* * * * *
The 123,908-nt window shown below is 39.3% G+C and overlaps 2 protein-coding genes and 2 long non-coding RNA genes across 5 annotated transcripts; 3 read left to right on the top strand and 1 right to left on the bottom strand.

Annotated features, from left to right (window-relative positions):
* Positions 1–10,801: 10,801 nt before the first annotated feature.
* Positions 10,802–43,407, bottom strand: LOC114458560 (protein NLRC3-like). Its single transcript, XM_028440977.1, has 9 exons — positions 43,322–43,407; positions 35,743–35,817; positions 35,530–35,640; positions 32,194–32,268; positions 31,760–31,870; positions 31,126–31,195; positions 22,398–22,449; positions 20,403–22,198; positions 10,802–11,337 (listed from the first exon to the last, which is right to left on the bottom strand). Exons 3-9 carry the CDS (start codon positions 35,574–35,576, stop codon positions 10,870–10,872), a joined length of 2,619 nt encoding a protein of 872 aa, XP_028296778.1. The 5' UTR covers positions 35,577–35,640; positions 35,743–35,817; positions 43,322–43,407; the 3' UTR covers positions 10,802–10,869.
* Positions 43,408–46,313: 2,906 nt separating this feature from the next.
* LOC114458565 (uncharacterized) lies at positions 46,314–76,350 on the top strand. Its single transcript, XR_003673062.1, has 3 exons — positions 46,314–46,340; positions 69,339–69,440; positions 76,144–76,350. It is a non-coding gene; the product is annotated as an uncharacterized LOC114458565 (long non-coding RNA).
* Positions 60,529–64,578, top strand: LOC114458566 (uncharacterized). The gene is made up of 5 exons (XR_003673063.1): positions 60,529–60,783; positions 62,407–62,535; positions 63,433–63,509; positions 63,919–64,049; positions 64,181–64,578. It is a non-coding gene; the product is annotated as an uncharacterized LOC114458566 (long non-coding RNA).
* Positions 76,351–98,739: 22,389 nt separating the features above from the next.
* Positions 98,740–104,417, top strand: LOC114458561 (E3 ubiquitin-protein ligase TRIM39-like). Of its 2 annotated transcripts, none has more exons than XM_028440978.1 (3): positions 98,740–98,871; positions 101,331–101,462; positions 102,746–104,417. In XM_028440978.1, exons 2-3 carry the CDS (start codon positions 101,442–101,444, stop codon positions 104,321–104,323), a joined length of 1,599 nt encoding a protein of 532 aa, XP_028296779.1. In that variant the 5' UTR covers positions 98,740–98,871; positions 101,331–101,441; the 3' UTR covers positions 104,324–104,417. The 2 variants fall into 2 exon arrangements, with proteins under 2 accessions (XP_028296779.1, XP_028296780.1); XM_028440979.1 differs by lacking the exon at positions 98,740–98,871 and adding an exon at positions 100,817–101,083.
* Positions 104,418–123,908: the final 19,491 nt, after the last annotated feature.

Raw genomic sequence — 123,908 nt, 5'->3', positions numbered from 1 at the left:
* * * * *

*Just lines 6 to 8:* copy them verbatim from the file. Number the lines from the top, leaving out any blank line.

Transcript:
* LOC114458565 (uncharacterized) lies at positions 46,314–76,350 on the top strand. Its single transcript, XR_003673062.1, has 3 exons — positions 46,314–46,340; positions 69,339–69,440; positions 76,144–76,350. It is a non-coding gene; the product is annotated as an uncharacterized LOC114458565 (long non-coding RNA).
* Positions 60,529–64,578, top strand: LOC114458566 (uncharacterized). The gene is made up of 5 exons (XR_003673063.1): positions 60,529–60,783; positions 62,407–62,535; positions 63,433–63,509; positions 63,919–64,049; positions 64,181–64,578. It is a non-coding gene; the product is annotated as an uncharacterized LOC114458566 (long non-coding RNA).
* Positions 76,351–98,739: 22,389 nt separating the features above from the next.